The Roman Empire and the Han Dynasty were considered the two most powerful empires that ruled their respective parts of the world in the Ancient Era. The Roman Empire dominated the Mediterranean Basin and the Han Dynasty east and central Asia. The Roman Empire shares a combination of internal and external problems subsidizing the fall in the western portion. The Roman Empire parallels the Han Dynasty in the internal pressures each empire has faced and the epidemic effect on trade routes and economic dealings; however, the decline of each empire differed in the sense that one suffered from foreign invasions and the other had weak leaders who could not maintain control.
The Roman Empire and the Han Dynasty share comparisons in the result of the collapse of the empires. The Silk Road was offered as a trade way to exchange biological materials such as cherries, apricots, peaches, and walnuts from Central Asia and China to the Mediterranean. Along with the material products, fruits, and nuts that traveled, infectious diseases caused ferocious epidemics when they found their way to the unexposed populations. The Han Dynasty and Roman Empire suffered from the diseases including smallpox, measles, and the bubonic plague that decreased the majority of the people. The epidemic disease weakened the Chinese and the Roman societies, which negatively affected economic and social change.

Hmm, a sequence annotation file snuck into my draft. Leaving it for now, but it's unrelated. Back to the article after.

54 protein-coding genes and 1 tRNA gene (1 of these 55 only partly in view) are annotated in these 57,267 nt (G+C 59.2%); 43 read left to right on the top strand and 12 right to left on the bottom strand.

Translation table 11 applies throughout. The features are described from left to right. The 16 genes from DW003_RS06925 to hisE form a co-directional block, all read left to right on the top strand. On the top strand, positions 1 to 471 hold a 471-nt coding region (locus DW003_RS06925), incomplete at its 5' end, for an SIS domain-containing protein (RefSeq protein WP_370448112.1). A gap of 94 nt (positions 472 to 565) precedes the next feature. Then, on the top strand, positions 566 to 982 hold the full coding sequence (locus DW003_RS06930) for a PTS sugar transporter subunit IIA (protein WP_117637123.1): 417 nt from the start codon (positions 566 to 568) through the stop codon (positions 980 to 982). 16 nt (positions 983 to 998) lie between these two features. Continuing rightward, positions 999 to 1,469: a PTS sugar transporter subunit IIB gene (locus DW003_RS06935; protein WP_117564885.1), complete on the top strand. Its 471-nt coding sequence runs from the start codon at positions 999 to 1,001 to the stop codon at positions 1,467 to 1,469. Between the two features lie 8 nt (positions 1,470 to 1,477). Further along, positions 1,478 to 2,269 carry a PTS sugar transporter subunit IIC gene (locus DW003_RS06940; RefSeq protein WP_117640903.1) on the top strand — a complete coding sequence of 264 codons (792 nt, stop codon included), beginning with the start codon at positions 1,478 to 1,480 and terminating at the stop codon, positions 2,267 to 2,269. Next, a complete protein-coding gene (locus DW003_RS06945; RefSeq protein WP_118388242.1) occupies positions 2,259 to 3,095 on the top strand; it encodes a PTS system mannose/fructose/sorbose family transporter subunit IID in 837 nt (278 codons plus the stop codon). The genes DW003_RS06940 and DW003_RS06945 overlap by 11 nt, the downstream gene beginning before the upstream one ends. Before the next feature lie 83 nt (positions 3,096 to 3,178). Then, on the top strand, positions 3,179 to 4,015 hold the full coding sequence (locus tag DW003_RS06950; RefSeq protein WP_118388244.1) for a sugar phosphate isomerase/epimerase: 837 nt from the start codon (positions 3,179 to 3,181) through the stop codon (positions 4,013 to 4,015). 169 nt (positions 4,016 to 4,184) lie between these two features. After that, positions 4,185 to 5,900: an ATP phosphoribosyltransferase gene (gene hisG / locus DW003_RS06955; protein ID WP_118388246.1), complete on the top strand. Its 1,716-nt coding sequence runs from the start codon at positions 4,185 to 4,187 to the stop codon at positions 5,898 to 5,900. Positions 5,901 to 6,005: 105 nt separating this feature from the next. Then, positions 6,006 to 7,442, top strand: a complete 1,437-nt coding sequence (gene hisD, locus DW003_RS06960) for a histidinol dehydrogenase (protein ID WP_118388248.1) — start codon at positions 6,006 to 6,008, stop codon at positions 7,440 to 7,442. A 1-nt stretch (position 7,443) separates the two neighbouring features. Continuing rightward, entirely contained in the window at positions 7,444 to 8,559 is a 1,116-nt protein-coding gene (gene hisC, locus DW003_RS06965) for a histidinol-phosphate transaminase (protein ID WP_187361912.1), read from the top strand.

The Roman Empire equaled in internal and external forces, whereas the Han Dynasty’s political struggles, within the empire, was significant due to its weakening. During the 235 C.E to 284 C.E, there were 26, mostly generals, who seized power of the empire, yet controlled it briefly. The central problem of the Roman Empire was due to its large size resulting it to become unmanageable. Emperor Diocletian attempted to deal with the problems by dividing the empire into two segregated districts. After his retirement, a round of struggles, including civil wars occurred. Constantine later was able...
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